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When Group C racing reached its zenith

Reflecting back on Australian touring car racing 40 years ago, it was a controversial era as concessions were made by CAMS on a regular basis to manufacturers during one of the most competitive times in history.

Holden and Ford were joined by the likes of Chevrolet, Mazda, Nissan/Datsun, BMW in what was as diverse battle for outright honours.

This peaked at Sandown 1983 as Allan Moffat was allowed to run a bigger 13B rotary engine featuring fuel injection in his Peter Stuyvesant-supported Mazda RX-7.

Peter Brock was driving a Holden Dealer Team VH Commodore built 10 days prior, with improvements including the addition of lightweight MOMO wheels, lowered front air dam, suspension components and the addition of a movable section on his rear wing.

The last modification was deemed illegal following a protest by CAMS to the race stewards prior to the event, so the Commodore featured a large fixed rear wing instead.

Ford’s lead runner Dick Johnson also featured changes including a new inlet manifold, 19”x14” rears, in addition to cylinder heads, larger front brakes although he wasn’t keen to change much more.

“We’re quite happy with the car, as long as the governing body settle themselves down and give us some yardstick to work by,” said Johnson.

“Every time we go out somewhere, we’ve got to change something and just keep changing things all the time, and I’m sort of fed up to my eyeballs with it. I’m not going to change anything anymore, I’ve had it.”

In turn the BMW spearheaded by Frank Gardner and driven by Jim Richards didn’t receive as many changes compared to its rivals. Wider tyres on the rear and a 24-valve head on the six cylinder fuel-injected unit ensured it was the sleeper of the pack.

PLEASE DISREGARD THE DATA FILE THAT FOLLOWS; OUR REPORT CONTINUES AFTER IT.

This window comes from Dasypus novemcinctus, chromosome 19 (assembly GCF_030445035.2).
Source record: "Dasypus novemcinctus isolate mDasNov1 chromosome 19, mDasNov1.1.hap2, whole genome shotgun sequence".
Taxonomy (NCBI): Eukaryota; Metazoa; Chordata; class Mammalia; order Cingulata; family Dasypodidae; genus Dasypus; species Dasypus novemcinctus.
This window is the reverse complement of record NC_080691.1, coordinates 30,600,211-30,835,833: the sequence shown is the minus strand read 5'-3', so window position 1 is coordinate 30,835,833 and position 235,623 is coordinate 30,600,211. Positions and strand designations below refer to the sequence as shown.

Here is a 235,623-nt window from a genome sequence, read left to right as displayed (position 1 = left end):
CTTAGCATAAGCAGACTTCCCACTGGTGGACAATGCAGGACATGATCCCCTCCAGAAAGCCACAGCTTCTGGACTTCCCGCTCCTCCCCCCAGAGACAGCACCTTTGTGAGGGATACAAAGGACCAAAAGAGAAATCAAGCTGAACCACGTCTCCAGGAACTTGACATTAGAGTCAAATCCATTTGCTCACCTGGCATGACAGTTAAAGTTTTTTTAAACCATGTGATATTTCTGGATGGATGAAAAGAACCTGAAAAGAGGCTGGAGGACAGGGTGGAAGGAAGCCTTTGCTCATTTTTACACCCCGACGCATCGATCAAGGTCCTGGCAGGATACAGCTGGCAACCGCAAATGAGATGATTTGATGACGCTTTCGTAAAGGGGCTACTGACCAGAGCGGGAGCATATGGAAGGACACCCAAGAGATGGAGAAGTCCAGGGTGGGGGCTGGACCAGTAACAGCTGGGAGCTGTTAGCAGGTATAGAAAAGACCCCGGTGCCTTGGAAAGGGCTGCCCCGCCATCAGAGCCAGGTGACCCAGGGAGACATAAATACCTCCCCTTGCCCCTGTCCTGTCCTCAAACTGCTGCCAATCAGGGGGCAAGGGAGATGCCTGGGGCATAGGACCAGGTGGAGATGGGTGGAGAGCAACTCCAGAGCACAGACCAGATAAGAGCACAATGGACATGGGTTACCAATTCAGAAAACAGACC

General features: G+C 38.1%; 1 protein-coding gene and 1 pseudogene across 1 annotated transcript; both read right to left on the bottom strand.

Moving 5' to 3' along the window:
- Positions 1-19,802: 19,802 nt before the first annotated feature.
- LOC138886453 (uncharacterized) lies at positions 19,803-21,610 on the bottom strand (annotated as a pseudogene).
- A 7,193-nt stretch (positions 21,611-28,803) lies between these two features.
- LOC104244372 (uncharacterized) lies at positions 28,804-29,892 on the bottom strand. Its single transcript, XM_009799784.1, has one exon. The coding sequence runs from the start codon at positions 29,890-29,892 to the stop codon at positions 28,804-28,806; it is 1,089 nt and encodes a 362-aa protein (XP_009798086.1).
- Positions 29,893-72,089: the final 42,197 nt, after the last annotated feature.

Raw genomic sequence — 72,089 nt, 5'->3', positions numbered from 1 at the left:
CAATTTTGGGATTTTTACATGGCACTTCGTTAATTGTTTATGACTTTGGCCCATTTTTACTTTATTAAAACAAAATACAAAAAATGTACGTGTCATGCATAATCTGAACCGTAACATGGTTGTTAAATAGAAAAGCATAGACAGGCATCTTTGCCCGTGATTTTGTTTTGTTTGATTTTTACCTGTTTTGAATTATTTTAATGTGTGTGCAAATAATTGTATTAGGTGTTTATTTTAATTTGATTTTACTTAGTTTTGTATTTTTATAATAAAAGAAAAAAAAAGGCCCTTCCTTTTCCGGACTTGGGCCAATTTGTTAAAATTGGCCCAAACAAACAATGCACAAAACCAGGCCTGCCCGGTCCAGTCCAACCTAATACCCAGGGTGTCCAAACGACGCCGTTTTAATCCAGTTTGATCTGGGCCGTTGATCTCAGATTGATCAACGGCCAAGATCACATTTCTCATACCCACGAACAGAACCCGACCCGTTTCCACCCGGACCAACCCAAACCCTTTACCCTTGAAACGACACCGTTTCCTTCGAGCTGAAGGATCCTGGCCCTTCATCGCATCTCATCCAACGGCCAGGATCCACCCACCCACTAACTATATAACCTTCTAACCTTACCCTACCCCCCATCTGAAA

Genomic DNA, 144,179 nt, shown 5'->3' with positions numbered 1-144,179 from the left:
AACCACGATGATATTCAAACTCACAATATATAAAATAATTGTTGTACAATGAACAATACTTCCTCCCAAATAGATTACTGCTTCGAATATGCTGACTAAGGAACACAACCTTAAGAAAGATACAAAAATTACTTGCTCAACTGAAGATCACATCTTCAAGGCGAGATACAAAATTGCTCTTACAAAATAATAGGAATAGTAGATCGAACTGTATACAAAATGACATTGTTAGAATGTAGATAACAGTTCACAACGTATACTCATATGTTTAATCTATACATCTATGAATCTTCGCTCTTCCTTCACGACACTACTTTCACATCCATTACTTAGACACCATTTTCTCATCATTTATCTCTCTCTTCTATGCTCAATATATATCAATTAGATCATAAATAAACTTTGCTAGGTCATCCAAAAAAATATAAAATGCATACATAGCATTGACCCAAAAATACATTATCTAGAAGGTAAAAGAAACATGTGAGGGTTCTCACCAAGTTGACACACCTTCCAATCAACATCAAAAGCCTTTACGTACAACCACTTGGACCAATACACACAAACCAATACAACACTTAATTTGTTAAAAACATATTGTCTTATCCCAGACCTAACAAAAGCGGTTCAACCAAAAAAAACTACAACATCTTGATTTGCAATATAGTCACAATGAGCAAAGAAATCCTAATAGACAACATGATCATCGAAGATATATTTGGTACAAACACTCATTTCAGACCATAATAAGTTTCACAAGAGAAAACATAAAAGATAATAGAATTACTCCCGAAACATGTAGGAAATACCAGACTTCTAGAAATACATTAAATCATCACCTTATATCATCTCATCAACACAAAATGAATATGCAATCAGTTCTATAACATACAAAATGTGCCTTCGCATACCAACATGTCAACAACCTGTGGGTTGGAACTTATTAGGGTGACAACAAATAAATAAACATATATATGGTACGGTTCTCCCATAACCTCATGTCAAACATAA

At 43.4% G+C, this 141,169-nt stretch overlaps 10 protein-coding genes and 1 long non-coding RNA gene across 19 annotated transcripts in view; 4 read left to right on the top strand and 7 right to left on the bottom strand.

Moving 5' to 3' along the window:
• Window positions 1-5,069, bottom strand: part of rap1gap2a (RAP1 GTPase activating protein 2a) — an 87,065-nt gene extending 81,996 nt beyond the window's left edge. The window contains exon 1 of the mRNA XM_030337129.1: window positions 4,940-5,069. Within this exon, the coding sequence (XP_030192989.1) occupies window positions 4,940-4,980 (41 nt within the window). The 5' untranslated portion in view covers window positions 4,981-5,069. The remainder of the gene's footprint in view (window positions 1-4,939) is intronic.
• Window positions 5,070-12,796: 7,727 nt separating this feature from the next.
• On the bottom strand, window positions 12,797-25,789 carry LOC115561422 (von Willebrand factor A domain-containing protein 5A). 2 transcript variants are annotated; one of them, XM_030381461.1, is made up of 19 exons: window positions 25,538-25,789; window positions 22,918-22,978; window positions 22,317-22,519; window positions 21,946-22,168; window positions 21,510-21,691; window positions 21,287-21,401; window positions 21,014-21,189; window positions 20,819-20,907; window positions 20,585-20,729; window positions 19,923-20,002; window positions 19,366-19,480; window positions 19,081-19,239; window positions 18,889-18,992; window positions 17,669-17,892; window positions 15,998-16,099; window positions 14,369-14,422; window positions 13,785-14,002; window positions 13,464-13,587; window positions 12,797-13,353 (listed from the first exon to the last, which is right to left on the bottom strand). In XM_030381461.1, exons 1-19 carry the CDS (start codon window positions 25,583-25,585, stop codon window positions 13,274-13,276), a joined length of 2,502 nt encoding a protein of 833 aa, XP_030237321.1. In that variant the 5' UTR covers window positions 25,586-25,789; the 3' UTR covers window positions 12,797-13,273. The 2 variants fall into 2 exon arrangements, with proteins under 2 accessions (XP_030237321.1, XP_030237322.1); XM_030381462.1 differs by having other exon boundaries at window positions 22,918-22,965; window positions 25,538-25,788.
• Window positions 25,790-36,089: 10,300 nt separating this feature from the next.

Finally, the Nissan had dominated the Australian Endurance Championship before Sandown, winning both prior rounds. It came after the Bluebird was elevated to the outright class mid-year, leading to later concessions including a stronger turbocharger and different gear ratios.

In what highlighted the rapid nature of development in Group C, the top eight fastest qualifiers were under Moffat’s mark set in March.

It was Brock from Johnson, Allan Grice, David ‘Skippy’ Parsons, George Fury, Moffat, Richards, Steve Masterton, Peter McLeod and Garry Rogers forming the top 10.

The race was dominated by Moffat in his Mazda RX-7, putting the prospect of a win in Australia’s Great race for Japan as a real possibility.

In what was its best showing so far, Richards was second in the BMW leading to the JPS team entering Bathurst calculations as Holden privateer Warren Cullen took third partnered by Ron Harrop.

And what for the favourites?

Brock ran out of brakes, Johnson’s race ended on the opening lap with clutch problems and as for Fury in the Nissan, a turbo dropped him out after 11 laps.

As far as Bathurst was concerned, the Japanese had to wait eight years to win in The Great Race.